The WHO last week declared an end to the Covid-19 public health emergency, bringing a four-year “serious and sudden” global alert to a close.
How many of us now have the Covid era in the rear-view mirror? Despite the WHO warning that this should not be how its announcement is read, that is likely to be the case for most of us.
It is remarkable how intensely so many experienced the threat from the novel coronavirus that emerged in 2019. Living patterns and ability to work were comprehensively, but not uniformly, disrupted for most of the first two years of the spread of the disease.
It is remarkable to now think that the waters closed over so smoothly for societies that appeared to be stalked by the lockdowns and, sadly, mass deaths. The overhanging issues are for many not really the health issues – though Long Covid affects a very significant number of people – but the public debt explosion in western economies and raging, nasty inflation almost everywhere.
When WHO Director General Dr Tedros Adhanom Ghebreyesus confirmed that Covid-19 will no longer be categorised a Public Health Emergency of International Concern, that did not mean that a substantive agenda related to the disease and its cross-border threats does not remain.
What it does mean is that the 196 countries around the world that are signed up to the International Health Regulations are no longer obliged to accept temporary recommendations from the WHO and guidance from the director general on what should be done to handle the crisis.
According to the Gavi consortium on vaccines, the roll-out has vastly mitigated the odds of severe illness and death. There are issues around vaccine uptake, which still isn’t high enough in many places. Gavi said in January that the virus was still killing a large number of people every week, and straining several taxed and tired health systems. At the time, it said that across 92 lower-income countries, 53 per cent of people had received a full primary series of vaccine, which it noted was a disappointing contrast to Europe’s 67 per cent vaccination rate. Meanwhile, Africa, at 34 per cent, was only half as well protected as the Europeans.
It also noted that the Omicron strain of Covid-19 has been milder in impact than some of the previous variants.
None of this, however, takes into account how to handle a new, more threatening and voracious disease.
The UN will meet this week, and again in September, to reinvigorate what was a global consensus that pandemic readiness must be rebuilt. A series of recommendations have been put forward by former international leaders Ellen Johnson Sirleaf and Helen Clark. These deserve to be listened to and acted on.
Their Road Map for a World Protected from Pandemic Threats said a comprehensive response is still needed. Patchy and limited implementation of recommendations from previous reports reviewing major outbreaks, including Ebola in West Africa in 2014-2016, left gaps and contributed directly to the Covid-19 outbreak becoming a pandemic, according to the document that looks forward to the UN’s General Assembly meeting later in the year.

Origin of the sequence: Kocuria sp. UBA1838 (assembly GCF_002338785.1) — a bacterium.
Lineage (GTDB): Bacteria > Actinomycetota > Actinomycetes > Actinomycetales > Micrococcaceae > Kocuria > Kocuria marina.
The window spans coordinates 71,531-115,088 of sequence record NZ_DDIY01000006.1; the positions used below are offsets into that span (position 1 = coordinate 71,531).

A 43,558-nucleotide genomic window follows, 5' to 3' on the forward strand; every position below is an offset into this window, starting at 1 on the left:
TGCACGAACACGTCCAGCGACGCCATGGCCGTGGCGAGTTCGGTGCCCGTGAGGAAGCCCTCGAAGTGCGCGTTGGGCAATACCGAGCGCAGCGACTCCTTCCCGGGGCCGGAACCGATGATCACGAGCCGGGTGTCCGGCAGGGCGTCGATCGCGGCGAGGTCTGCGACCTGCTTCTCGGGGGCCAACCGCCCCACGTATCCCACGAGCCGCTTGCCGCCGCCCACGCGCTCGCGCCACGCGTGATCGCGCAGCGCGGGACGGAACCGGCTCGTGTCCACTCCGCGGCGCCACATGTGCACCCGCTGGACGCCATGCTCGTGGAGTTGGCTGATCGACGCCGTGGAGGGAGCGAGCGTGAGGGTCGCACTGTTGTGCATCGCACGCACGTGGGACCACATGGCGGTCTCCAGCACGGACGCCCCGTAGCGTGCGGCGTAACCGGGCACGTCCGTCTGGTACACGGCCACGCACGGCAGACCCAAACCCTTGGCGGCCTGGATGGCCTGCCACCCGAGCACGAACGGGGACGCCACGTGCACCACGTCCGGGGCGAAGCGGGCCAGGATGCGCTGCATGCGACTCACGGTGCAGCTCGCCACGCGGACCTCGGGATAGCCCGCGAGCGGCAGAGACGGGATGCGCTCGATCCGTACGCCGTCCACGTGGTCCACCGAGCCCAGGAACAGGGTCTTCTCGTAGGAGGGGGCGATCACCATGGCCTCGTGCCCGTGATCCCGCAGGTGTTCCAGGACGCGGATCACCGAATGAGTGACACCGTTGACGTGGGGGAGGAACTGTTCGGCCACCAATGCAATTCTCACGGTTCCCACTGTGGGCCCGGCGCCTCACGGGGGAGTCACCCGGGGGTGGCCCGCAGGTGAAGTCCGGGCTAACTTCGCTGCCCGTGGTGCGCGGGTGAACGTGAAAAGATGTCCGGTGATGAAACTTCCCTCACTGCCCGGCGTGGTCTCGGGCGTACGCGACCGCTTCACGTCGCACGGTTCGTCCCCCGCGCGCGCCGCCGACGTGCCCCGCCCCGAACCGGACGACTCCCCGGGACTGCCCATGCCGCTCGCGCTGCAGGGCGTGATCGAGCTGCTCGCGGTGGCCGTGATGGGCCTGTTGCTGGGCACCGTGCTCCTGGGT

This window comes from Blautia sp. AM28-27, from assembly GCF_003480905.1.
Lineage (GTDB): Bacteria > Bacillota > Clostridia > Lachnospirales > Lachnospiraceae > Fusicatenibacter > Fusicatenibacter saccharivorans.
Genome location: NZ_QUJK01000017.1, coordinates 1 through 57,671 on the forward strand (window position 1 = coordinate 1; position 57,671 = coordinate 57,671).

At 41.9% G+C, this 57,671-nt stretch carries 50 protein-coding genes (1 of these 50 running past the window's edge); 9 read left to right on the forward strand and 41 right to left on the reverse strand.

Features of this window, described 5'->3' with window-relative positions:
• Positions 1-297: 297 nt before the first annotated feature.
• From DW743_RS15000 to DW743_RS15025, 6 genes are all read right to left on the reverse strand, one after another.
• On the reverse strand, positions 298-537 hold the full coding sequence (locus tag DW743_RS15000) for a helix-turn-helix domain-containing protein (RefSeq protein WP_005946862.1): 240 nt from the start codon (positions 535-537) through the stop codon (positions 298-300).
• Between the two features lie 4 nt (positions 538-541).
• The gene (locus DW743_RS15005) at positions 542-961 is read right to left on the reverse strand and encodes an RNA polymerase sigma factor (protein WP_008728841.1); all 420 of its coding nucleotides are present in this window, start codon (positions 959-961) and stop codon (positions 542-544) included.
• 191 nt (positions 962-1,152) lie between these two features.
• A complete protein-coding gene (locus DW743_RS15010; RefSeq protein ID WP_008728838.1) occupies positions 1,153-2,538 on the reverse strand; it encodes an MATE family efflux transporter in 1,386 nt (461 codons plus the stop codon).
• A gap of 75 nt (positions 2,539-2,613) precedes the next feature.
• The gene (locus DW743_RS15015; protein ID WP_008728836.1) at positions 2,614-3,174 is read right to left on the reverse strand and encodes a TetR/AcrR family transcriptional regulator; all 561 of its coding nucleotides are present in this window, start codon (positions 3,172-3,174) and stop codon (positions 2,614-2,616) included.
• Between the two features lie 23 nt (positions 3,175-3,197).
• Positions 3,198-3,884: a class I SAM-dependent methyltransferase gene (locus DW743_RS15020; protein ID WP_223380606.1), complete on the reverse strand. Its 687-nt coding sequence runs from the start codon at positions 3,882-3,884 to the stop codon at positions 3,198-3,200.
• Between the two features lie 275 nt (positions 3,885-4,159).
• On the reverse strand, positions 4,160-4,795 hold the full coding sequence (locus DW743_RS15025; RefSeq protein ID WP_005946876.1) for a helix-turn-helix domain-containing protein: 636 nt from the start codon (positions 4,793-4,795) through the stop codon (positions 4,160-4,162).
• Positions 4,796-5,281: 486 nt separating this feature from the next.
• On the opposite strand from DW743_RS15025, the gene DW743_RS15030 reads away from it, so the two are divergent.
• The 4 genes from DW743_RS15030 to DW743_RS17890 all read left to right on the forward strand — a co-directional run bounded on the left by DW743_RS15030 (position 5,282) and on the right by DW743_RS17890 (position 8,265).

“Covid-19 caused complex and devastating shocks to every country, and has long-term impacts for economic and social recovery. Let us never repeat it,” Ms Johnson Sirleaf said. “We will face new pandemic threats. The UNGA must draw on the hard lessons from Covid-19 and honour the memory of the many millions of people who have died, to commit to comprehensive reforms that leave no gaps in the system this time.”
The roadmap calls on the high-level meeting to set out action in six areas, making a political declaration that amounts to a comprehensive package. Its authors say a financing plan is essential with an estimated need for more than $10 billion annually for low- and middle-income countries. They note that so far about 10 per cent of that has been committed to the UN-led Pandemic Fund.
The centrepiece of the call for pandemic countermeasures is a shared public health model that is universal but also ensures “regional resilience” and has mechanisms for technology sharing. It demands the start of negotiations on a pandemic accord, which amends International Health Regulations, to be the platform for rules setting.
A beefed-up WHO could make this operational by working to support national efforts to minimise the risks of health emergencies and consequences. A sixth facet is that this set-up would need to incorporate a robust independent monitoring element.
The way forward is clear and negotiations are not to be feared. Countries will bring their own ideas and demands to the table to shape this effort under the UN. They have a good starting point with this report. What is essential is that they get the talks over the line as quickly as possible.